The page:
Directed by Giddi Dar

The religious fable Ushpizin is set in an Orthodox Jewish neighborhood of Jerusalem, a place with customs and culture so alien to America’s mainstream awareness that the movie may as well be set on Tatooine. But that’s the key to the movie’s success: It illuminates a way of life that is ever more important in today’s literally explosive world.

Dar’s protagonists, Moshe and wife Mali, are preparing for Sukkot, the seven-day holiday that calls for Hasidics to live humbly in a small wooden shelter. When a pair of Moshe’s shady friends from his shadier past arrives unexpectedly, the couple is foisted into a comedy of manners that they believe is a test from God. Predictable, if amusing, plotline aside, Dar details Hasidic customs, and his claustrophobic photography — even exterior shots of white brick buildings feel like interiors — illustrates the secluded nature of religiously orthodox neighborhoods. In the midst of our global clash of cultures, Ushpizin is a postcard — and a learning experience — from the edge.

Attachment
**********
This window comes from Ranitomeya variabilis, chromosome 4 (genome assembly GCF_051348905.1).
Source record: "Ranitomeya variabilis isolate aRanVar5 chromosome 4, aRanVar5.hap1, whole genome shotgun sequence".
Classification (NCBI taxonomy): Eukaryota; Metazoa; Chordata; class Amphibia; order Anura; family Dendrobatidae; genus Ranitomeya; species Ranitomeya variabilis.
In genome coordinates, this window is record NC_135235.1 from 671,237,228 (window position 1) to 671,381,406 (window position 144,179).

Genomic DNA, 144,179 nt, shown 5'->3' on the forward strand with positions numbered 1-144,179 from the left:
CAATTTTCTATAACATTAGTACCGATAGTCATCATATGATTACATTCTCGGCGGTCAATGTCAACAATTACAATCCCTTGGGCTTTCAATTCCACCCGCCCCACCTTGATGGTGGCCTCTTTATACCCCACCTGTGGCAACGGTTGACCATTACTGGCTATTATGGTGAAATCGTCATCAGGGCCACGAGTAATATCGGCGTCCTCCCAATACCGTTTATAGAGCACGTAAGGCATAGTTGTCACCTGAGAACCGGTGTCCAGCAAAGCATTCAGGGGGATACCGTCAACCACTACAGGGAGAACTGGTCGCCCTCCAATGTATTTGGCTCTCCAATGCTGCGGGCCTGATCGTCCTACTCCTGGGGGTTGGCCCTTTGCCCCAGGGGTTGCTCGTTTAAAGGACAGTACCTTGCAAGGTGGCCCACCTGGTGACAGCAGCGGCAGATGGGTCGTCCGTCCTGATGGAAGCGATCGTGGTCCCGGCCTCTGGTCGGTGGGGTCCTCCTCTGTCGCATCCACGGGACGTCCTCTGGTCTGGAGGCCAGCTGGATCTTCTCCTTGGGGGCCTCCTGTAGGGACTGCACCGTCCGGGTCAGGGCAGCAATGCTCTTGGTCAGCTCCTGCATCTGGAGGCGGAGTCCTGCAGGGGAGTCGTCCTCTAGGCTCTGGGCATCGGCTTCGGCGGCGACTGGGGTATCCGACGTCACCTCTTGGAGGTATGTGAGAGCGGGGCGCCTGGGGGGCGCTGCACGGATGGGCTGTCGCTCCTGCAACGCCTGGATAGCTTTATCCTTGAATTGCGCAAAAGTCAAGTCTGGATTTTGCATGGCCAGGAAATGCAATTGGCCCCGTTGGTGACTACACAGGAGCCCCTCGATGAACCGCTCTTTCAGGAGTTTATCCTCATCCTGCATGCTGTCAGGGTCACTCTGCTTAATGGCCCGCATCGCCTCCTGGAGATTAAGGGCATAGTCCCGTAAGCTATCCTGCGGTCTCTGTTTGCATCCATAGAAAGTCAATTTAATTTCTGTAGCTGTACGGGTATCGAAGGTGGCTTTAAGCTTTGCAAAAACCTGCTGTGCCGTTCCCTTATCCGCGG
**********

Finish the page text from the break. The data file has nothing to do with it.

Opens October 14 at Landmark Sunshine Cinemas


Subscribe to this thread:

Add a comment

Latest in Film Reviews

  • Feel Good?: Get On Up

    This long-gestating James Brown biopic is fun, but leaves you wanting more... something. Anything.
    • Jul 30, 2014
  • Boyhood: Rich Hill

    This documentary about three teens in Missouri contributes to a great year for the coming-of-age film.
    • Jul 30, 2014
  • Home for the Holidays: Happy Christmas

    Joe Swanberg's latest continues the director's successful graduation from mumblecore into slightly less mumbly indie dramedy.
    • Jul 30, 2014
  • More »

© 2014 The L Magazine
Website powered by Foundation